Marbled Postcards

13 Comments

Marbling on gelli plates! I am totally loving this process! I may even do some more later today! But for now – let me show you what I made yesterday.

I began by bringing out this gelli plate. So, am I supposed to called these gelli plates like I always do? Or are they gel plates made by Gelli? hmmmm. I’m thinking the latter but old habits are hard to break. So. I began by bringing out this gelli plate. A little larger than what I used in my Report & Art Book yesterday.

This 5″ x 7″ size is perfect to go with the cold pressed watercolor postcards from Hahnemühle and I still had two of those so I grabbed them. See those cute little tubes of acrylic Amsterdam paint? Joggles.com is currently giving one of those away with every $15 spent – it’s their 16th birthday and Barb hooked me up good with these yummy colors! Throw in my 2″ wide brayer that I forgot to get in the picture and I was all ready to make yummy art!

I wanted to try all the colors Barb sent me, so I picked out three for this postcard and squeezed out a small dot of each color.

Using my small brayer, I made short tap and rolls with the color. Tap the brayer down into the color and roll about 1″ spreads of color. You can see in this picture how I just rolled here and there and grabbed whatever color I happened to be near. Being careful not to really mix the colors together.

And once I got to this point I stopped. You can still clearly see all three separate colors and the plate is covered with a thin layer of paint.

I took one postcard and placed it right down into the middle of the color and smoothed it down with my hand. Sometimes I use the brayer to roll back and forth over the back, this time I just used my hand.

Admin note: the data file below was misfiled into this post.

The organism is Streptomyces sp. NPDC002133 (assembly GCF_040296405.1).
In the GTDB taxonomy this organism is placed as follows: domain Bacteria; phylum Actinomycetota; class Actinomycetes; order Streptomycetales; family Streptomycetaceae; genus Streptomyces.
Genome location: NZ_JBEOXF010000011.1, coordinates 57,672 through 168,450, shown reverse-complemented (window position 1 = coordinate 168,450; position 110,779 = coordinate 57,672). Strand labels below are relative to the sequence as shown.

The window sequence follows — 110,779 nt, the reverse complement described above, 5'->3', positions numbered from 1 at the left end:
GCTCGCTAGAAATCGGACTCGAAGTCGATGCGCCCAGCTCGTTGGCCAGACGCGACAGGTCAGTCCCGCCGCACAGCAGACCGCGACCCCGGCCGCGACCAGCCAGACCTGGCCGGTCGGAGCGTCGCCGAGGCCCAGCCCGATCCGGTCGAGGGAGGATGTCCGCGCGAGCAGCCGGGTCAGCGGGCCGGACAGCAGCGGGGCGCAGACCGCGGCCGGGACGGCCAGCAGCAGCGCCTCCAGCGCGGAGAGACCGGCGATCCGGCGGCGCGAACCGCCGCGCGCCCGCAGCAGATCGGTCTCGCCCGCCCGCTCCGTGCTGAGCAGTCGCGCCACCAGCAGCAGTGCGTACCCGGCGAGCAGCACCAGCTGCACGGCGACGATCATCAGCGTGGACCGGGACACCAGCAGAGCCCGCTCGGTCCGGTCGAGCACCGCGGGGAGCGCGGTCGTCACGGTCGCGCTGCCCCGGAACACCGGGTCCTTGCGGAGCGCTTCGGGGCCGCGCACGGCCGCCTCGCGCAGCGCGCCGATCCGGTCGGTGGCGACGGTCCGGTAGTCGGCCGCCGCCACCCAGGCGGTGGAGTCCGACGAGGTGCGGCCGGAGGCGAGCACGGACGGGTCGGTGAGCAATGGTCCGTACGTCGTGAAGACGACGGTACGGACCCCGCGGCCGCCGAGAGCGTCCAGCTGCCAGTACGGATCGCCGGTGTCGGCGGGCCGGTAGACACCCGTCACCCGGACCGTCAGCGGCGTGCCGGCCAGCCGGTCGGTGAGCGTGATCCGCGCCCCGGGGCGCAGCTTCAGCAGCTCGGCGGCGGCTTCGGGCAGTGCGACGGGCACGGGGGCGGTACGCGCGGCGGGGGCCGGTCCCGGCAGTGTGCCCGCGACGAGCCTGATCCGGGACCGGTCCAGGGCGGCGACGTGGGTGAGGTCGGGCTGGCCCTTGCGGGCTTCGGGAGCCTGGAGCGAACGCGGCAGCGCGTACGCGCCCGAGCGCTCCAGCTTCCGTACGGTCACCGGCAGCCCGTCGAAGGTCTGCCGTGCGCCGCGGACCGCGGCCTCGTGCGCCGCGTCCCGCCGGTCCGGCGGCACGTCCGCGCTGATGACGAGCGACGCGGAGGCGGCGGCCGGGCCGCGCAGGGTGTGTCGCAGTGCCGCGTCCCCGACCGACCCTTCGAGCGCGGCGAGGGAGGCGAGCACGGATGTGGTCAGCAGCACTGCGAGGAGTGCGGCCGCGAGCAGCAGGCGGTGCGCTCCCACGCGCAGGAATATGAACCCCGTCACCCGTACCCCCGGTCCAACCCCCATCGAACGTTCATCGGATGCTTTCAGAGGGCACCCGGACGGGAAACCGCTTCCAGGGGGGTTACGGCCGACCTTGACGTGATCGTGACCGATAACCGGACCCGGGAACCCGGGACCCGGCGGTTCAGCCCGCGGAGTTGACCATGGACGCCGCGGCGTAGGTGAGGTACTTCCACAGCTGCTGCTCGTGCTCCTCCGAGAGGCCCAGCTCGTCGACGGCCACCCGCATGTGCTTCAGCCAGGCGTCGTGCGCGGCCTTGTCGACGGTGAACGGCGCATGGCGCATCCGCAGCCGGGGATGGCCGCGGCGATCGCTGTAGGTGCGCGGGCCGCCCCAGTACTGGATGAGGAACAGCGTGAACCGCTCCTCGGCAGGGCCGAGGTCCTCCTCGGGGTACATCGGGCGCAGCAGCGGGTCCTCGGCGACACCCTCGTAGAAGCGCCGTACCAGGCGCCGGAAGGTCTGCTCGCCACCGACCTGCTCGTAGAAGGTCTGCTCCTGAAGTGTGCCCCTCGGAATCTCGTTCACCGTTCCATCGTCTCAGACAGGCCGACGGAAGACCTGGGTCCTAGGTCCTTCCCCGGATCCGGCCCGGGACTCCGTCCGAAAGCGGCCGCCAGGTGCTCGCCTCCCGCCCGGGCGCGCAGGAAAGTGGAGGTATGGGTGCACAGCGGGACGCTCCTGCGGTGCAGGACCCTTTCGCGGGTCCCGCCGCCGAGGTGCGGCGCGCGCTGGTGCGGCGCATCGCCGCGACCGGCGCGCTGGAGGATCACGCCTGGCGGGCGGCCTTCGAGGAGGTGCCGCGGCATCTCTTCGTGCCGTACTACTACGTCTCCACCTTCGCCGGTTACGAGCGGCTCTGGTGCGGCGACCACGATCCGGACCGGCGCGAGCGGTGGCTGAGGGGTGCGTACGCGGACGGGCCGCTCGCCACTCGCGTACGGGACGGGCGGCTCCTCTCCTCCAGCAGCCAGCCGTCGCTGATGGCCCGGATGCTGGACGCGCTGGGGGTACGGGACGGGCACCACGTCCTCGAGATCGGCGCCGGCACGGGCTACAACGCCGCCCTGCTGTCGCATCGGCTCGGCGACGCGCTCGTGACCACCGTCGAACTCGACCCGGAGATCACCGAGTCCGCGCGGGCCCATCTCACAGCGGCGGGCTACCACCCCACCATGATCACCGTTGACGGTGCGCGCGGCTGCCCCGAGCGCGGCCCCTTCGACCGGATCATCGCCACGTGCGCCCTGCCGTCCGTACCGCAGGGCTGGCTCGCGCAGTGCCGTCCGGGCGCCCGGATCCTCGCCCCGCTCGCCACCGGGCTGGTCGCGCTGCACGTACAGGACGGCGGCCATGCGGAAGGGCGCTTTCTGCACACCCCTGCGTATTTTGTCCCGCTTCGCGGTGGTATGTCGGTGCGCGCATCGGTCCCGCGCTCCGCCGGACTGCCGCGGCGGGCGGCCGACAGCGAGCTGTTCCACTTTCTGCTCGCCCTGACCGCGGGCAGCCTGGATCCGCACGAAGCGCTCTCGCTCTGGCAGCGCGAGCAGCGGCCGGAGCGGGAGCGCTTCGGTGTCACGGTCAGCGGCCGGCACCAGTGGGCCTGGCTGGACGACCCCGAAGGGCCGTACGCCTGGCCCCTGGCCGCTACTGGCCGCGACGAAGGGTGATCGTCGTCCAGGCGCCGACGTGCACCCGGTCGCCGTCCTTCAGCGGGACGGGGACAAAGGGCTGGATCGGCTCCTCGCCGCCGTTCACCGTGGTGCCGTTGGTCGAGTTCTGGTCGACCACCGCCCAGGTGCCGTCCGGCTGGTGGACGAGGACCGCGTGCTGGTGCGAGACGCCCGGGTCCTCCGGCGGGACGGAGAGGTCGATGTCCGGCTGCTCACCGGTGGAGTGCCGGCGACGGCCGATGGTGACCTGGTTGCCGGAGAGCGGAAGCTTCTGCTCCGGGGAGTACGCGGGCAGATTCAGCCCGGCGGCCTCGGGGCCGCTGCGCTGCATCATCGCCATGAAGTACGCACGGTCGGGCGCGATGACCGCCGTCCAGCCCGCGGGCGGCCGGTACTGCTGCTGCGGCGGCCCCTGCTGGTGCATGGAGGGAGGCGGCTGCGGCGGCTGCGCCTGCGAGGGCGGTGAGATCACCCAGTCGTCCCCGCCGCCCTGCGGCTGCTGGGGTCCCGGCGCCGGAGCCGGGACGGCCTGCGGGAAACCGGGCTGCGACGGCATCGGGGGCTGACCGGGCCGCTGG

And lifted. The color is kind of weird looking here because of the lighting in my room at the time.

Here is what it really looks like this morning when I put it in my scanner. The lines you see are from the brayer. Because I didn’t want to smooth out all the color and blend it into one – I have roller lines. I love the texture they make and think they add to the marbled beauty in this postcard. And if I had rolled this on the backside with the brayer instead of using my hand – I wouldn’t have had those white places. But I like the grunge they bring to the piece so I am ok with it this way.

I had a second postcard and I wanted to try that gold color, so here you go. Notice there are still bits of color from the first postcard on the plate. I just leave them there and sometimes they will get grabbed up in a future print and look marvelous.

Tap and short rolls to get some coverage but not mixing of color. I love how the pink at the top left looks like a hand. Hahahaha!

This is the plate when I finished the brayer work. See that long streak from top to bottom towards the right side? That is from the edge of the brayer.

You can see that streak at the right hand side here. And on the left at the top – see those green lines? Those are from previous paint that I left on the plate. And along the bottom, too. I just really like when I get that in my prints. Character. And poor lighting for this photograph.